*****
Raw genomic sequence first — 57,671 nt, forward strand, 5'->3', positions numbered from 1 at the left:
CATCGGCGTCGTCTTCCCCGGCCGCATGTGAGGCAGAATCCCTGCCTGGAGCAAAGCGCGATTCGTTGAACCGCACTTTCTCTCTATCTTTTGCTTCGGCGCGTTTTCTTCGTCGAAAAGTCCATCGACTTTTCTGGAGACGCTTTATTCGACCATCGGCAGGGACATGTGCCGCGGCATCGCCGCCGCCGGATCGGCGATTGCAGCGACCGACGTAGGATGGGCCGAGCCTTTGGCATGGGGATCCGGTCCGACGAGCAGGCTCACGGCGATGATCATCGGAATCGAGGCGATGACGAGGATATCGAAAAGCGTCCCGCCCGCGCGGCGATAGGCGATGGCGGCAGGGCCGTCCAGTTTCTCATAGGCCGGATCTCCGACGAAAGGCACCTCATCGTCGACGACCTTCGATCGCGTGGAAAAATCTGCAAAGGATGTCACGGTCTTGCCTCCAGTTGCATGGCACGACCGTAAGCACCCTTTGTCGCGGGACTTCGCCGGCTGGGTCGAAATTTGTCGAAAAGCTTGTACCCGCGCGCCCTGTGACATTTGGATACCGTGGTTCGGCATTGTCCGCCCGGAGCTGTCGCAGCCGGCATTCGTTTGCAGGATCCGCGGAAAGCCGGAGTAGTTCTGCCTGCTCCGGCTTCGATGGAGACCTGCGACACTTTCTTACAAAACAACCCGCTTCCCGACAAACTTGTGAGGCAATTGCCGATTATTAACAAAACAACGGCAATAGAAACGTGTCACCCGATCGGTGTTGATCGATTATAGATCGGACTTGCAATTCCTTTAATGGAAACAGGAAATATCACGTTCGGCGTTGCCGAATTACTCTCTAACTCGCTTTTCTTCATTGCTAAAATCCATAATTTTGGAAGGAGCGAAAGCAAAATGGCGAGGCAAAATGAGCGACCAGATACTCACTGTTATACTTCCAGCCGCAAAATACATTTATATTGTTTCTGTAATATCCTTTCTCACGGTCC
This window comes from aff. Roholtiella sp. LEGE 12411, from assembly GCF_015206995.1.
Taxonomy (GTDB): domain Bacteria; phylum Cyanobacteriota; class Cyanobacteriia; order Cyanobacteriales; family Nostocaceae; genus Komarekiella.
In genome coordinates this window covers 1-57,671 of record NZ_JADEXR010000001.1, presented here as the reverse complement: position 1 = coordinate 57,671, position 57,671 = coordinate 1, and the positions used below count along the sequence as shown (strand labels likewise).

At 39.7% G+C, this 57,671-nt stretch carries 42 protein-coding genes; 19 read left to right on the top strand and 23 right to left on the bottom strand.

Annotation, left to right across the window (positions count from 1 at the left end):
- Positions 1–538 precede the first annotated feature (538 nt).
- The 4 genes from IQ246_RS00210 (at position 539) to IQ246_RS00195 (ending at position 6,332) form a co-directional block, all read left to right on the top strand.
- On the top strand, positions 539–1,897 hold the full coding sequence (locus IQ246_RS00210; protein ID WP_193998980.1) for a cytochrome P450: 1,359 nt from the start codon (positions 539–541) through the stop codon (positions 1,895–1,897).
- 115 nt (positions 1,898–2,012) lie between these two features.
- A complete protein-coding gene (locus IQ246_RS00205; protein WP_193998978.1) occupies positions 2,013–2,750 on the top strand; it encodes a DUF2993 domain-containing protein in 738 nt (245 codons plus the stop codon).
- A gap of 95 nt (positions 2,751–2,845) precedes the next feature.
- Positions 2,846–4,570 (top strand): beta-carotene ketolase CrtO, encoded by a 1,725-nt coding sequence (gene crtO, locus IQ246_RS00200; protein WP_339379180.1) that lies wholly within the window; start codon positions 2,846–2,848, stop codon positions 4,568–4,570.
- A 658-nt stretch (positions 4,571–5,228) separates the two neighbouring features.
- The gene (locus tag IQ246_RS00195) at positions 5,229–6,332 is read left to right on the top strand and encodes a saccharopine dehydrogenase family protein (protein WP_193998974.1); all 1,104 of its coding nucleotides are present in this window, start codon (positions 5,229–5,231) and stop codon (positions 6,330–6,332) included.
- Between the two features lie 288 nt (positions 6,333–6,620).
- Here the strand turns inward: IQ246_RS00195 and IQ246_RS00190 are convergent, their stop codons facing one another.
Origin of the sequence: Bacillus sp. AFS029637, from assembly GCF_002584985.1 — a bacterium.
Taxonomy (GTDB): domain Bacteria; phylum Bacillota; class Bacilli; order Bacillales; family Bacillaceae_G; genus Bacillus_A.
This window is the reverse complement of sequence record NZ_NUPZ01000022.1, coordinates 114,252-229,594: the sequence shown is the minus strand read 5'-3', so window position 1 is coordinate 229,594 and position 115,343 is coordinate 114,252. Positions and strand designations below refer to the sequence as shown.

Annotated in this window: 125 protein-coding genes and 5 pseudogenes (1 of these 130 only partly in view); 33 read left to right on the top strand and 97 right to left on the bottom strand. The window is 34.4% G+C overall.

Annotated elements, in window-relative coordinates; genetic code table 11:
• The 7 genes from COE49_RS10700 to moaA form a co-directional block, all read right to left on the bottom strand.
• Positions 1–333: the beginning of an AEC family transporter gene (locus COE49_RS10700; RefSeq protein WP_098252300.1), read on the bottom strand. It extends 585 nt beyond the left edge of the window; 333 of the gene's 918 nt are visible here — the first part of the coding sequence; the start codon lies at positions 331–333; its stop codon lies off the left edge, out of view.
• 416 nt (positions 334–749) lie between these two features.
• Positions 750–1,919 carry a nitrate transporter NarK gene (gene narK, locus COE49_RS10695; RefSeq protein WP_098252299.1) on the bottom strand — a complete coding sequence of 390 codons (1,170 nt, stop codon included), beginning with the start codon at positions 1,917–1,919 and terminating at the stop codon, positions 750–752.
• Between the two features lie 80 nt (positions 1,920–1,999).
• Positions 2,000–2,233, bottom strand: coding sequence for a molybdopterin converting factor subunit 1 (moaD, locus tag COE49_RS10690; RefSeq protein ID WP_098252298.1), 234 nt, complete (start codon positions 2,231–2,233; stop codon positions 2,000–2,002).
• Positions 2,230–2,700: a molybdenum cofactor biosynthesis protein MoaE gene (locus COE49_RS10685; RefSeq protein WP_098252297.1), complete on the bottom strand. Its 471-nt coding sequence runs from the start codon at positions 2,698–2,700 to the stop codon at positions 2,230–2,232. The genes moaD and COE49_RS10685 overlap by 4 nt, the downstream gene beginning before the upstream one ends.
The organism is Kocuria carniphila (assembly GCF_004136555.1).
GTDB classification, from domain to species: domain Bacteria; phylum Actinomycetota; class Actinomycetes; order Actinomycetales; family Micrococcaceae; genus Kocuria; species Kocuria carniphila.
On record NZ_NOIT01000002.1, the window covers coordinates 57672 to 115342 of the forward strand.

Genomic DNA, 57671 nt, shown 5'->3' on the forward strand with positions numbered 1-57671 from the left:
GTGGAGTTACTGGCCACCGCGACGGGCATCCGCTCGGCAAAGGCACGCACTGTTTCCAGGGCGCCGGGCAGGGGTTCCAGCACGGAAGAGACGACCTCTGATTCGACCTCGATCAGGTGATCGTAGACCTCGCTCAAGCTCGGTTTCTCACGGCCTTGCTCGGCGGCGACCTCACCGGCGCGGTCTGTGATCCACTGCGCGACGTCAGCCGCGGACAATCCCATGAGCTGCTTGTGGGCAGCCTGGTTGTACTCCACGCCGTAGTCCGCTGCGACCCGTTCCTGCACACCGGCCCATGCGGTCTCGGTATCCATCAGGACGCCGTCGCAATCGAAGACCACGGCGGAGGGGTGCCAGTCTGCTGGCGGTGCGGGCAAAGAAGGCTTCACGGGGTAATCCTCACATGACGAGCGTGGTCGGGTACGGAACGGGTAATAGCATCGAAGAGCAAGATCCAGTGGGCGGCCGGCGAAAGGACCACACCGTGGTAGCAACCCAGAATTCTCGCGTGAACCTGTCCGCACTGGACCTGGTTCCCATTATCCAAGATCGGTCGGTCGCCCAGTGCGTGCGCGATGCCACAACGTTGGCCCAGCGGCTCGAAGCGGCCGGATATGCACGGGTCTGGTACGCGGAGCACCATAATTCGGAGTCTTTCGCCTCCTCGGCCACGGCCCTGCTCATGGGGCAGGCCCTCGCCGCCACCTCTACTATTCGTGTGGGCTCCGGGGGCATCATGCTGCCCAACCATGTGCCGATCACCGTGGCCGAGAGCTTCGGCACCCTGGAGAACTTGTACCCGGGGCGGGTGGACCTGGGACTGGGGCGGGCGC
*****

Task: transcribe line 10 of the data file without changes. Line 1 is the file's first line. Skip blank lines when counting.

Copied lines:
- On the top strand, positions 539–1,897 hold the full coding sequence (locus IQ246_RS00210; protein ID WP_193998980.1) for a cytochrome P450: 1,359 nt from the start codon (positions 539–541) through the stop codon (positions 1,895–1,897).